Changes in body composition and metabolism have been a central feature of HIV infection from the outset—initially, as the wasting syndrome and, more recently, as metabolic and body fat redistribution syndromes associated with antiretroviral (ARV) therapy. Here, advances in physiologic and biochemical understanding of these conditions are reviewed. First, the pathophysiology of wasting in HIV-1 infection is discussed, focusing on the failure of nutrients to increase lean tissue (“anabolic block”) and the role of hypogonadism. Results of anabolic interventions, including recombinant growth hormone, testosterone, and progressive resistance exercise, are presented. Next, ARV-associated disorders are reviewed, including lipoatrophy and an hypothesized “mitochondrial toxicity.” The possibility of establishing pathogenesis in vivo in humans, by direct measurement of mitochondrial DNA synthesis and adipocyte proliferation, is discussed. In summary, important advances have occurred toward the goal of explaining body composition and metabolic abnormalities associated with HIV disease.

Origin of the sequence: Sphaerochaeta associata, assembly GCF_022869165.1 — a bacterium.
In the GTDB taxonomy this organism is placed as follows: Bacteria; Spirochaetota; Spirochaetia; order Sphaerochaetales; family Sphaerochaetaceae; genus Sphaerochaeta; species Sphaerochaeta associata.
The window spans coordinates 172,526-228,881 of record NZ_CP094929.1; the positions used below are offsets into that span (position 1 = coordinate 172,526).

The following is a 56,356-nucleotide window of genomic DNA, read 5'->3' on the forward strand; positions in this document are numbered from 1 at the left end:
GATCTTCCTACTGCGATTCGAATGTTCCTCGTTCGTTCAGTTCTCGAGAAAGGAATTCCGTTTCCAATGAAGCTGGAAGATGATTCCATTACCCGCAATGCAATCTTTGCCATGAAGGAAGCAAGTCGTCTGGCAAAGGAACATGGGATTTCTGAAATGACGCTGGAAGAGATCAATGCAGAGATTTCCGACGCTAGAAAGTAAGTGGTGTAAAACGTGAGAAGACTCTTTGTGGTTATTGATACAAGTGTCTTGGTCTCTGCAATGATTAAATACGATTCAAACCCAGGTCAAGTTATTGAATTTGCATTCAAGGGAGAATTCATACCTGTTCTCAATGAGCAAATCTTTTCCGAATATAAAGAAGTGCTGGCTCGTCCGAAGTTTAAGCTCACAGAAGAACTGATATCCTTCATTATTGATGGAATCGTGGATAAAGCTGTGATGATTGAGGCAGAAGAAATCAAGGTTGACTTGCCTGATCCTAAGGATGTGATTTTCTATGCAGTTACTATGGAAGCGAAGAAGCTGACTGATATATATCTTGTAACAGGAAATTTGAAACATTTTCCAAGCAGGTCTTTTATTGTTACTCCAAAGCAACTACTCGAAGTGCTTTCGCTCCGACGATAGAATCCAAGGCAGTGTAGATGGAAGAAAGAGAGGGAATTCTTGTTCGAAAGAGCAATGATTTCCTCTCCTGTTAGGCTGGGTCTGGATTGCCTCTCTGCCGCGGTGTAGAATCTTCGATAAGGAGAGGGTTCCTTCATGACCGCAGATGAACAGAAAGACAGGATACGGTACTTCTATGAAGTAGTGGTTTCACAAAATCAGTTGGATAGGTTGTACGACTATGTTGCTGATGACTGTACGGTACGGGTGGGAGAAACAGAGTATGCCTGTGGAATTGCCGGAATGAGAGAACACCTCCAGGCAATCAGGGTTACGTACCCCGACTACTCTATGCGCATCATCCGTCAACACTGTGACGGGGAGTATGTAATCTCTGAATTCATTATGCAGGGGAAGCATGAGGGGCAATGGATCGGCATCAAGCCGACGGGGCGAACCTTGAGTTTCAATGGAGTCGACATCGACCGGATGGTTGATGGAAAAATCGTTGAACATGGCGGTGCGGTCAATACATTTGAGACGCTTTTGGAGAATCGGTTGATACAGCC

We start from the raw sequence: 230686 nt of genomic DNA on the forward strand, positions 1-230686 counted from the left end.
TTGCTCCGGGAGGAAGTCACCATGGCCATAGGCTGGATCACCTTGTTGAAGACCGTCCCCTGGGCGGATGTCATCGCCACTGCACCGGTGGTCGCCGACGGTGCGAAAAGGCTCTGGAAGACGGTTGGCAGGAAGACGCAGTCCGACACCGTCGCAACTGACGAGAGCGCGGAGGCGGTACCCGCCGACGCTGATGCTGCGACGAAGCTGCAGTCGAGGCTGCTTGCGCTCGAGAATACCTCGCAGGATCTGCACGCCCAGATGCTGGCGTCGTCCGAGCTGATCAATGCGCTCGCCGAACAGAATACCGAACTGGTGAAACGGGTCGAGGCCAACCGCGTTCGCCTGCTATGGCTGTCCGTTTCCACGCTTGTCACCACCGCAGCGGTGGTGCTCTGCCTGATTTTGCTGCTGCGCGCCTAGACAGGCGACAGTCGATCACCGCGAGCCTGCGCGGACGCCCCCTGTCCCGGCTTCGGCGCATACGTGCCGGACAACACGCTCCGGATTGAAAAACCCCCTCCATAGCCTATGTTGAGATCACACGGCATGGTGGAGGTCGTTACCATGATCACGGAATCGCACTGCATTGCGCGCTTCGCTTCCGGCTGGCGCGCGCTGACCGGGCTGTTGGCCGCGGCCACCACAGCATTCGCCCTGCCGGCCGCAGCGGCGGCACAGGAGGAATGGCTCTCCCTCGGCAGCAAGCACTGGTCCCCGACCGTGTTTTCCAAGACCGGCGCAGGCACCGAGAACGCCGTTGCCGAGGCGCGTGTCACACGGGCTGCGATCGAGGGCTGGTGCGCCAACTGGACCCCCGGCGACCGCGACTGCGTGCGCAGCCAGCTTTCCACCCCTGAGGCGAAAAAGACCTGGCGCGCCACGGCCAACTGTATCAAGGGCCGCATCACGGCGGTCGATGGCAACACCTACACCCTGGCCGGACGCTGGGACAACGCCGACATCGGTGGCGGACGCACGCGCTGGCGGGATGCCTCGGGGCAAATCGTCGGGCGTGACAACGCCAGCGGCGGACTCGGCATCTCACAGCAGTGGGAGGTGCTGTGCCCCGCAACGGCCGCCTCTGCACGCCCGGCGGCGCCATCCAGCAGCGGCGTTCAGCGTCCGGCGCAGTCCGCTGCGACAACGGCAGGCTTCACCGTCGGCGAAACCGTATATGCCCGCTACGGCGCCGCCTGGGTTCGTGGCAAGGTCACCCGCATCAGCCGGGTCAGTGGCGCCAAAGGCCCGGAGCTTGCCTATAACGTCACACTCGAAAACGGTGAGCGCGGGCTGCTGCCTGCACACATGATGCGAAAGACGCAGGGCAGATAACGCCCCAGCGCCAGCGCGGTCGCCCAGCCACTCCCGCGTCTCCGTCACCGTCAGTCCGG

The author is with the Department of Nutritional Sciences at the University of California at Berkeley, CA 94720, and the Department of Medicine in the Division of Endocrinology and Metabolism at San Francisco General Hospital, UC San Francisco, 1001 Potrero Ave, San Francisco, CA 94110.